The numbers for revenue growth weren’t as stellar, but are still impressive. Due to low-cost pre-sales, discounts, and a lack of promotion for the expensive Ultimate Edition, Windows 7 clocked in just an 82 percent increase over Vista.
“Microsoft’s program of early low-cost pre-sales, high visibility marketing, and aggressive deals helped make the Windows 7 software launch successful,” said Stephen Baker, vice president of industry analysis at NPD, in an e-mail message. “In a slow environment for packaged software Windows 7 brought a large number of customers into the software aisles.”
However, customers weren’t flocking to the hardware aisles as much as they were during Vista’s launch. Sales of Windows PCs were up 49 percent in units year-over-year and were up 95 percent over the week prior to launch. The growth of PC sales during Vista’s launch was, in comparison, 68 percent in prior year’s sales and 170 percent over the week prior to launch. There are several reasons for this. The economy, of course, limits the purchase of brand-new PCs.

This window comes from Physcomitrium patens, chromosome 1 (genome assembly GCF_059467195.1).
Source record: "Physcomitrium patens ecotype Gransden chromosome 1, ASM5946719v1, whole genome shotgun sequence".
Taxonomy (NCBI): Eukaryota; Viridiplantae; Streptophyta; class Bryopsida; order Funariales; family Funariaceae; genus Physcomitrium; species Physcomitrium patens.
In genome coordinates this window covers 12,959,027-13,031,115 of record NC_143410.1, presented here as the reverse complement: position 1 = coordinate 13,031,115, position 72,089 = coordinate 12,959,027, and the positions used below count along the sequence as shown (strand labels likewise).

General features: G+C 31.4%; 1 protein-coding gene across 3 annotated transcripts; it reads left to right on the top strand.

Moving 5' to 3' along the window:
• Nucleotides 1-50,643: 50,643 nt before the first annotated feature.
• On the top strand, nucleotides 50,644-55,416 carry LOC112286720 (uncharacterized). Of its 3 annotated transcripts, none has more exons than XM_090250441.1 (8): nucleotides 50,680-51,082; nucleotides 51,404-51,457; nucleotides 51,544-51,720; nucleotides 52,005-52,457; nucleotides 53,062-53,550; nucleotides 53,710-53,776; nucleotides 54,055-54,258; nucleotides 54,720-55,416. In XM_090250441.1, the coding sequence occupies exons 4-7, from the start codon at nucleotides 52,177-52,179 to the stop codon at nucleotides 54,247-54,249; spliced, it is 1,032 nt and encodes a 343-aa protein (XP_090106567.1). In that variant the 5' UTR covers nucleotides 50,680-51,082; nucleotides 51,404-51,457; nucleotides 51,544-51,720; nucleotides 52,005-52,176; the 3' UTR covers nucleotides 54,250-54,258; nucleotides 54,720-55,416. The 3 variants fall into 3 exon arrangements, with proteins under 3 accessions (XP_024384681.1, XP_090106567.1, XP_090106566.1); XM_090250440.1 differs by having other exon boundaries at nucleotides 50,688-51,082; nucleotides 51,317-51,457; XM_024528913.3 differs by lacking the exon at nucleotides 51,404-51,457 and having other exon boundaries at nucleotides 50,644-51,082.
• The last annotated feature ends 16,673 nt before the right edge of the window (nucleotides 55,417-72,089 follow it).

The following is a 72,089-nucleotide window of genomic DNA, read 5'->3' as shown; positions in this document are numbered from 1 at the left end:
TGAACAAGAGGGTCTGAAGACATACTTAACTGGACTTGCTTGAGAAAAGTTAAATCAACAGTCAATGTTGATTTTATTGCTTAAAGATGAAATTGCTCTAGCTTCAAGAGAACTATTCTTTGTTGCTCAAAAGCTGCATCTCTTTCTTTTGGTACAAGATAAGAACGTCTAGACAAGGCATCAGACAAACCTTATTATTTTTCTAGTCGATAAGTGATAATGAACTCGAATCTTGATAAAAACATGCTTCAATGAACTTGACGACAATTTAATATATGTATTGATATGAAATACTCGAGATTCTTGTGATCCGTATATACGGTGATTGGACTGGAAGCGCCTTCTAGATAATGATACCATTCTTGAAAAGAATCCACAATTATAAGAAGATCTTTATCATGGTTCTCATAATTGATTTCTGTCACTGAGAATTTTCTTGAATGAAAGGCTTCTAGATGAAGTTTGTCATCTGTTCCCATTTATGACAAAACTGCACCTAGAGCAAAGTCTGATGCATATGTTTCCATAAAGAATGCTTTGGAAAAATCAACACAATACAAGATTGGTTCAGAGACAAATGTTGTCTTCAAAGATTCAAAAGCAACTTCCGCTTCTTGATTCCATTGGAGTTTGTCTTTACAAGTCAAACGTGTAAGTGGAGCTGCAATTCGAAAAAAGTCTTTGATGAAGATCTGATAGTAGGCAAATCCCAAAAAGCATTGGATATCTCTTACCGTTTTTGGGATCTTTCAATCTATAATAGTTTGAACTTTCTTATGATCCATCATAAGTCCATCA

During the Vista launch, Chris Swenson, a software analyst with NPD, said consumers “were getting the message that they need a more robust system to take advantage of some of the new features in Vista.” Vista was a notorious memory hog, and switching from XP to Vista was an intimidating feat that required powerful PCs. Accustomed to higher-end OSes, customers likely did not need to beef up their existing computers to handle Windows 7.
Sounds like Windows 7 is doing a bang-up job of leaving its Vista predecessor in the dust. You can almost hear the champagne corks popping at Microsoft headquarters.
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